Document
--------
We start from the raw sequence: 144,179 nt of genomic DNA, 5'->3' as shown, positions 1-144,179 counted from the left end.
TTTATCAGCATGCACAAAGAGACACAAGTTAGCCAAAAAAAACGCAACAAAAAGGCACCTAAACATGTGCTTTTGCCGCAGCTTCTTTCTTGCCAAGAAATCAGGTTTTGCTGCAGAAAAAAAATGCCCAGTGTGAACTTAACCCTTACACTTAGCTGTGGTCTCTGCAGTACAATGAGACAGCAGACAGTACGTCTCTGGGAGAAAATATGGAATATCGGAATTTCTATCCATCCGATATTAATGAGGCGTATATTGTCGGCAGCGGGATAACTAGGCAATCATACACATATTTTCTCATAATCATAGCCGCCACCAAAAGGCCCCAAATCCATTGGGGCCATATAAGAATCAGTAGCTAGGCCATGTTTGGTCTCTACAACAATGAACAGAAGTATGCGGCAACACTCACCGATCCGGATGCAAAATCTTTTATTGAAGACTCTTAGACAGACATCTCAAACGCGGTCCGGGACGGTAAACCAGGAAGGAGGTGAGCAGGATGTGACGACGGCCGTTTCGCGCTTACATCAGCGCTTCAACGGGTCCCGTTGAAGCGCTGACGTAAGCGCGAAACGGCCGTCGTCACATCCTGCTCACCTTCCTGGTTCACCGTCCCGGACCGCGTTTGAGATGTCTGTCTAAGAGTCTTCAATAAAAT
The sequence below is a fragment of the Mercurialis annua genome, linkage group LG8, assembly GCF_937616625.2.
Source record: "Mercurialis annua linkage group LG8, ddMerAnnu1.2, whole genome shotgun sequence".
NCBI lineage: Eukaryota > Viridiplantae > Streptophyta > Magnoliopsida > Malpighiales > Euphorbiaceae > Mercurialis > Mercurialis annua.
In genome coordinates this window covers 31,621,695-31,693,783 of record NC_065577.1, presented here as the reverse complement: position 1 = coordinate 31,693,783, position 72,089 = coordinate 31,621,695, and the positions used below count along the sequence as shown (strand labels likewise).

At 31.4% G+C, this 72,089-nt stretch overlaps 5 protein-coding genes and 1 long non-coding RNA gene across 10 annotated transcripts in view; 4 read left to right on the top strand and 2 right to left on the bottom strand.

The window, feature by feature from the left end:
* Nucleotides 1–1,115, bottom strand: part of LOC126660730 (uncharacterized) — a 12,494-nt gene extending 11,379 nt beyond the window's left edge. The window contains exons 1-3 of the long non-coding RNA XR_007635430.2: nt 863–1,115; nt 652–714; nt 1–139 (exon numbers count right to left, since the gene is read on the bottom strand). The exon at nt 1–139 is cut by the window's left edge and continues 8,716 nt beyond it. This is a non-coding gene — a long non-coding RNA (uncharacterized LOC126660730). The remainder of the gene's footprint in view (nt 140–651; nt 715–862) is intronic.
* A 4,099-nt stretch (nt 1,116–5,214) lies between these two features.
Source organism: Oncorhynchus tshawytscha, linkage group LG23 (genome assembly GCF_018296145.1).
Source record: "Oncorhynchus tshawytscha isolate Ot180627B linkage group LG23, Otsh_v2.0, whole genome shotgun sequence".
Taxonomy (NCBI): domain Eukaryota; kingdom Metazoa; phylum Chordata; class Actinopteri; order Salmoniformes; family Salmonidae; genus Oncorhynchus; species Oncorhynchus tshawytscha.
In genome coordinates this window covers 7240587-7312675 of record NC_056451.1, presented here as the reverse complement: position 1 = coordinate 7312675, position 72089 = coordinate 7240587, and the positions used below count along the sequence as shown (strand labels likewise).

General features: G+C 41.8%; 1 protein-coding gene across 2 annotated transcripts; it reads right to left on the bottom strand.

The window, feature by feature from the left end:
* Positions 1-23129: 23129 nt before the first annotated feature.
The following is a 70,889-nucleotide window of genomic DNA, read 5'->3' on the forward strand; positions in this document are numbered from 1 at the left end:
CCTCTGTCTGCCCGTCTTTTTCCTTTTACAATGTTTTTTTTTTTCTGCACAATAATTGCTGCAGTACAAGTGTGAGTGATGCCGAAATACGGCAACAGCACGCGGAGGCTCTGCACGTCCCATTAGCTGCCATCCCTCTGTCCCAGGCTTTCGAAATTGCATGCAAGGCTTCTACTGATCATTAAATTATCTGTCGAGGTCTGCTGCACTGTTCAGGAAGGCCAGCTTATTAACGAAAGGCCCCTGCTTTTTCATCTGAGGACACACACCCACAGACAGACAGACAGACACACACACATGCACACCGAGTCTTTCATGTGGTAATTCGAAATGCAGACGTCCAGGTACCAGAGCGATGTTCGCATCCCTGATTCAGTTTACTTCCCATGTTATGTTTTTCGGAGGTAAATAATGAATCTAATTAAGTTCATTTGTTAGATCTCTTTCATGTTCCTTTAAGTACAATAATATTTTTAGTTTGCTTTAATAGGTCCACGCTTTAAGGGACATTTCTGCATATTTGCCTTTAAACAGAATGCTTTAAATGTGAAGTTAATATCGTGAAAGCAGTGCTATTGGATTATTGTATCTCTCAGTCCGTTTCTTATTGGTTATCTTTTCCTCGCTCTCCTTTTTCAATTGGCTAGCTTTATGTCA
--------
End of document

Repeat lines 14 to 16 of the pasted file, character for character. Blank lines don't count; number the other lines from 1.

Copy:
In genome coordinates this window covers 7240587-7312675 of record NC_056451.1, presented here as the reverse complement: position 1 = coordinate 7312675, position 72089 = coordinate 7240587, and the positions used below count along the sequence as shown (strand labels likewise).

General features: G+C 41.8%; 1 protein-coding gene across 2 annotated transcripts; it reads right to left on the bottom strand.

The window, feature by feature from the left end: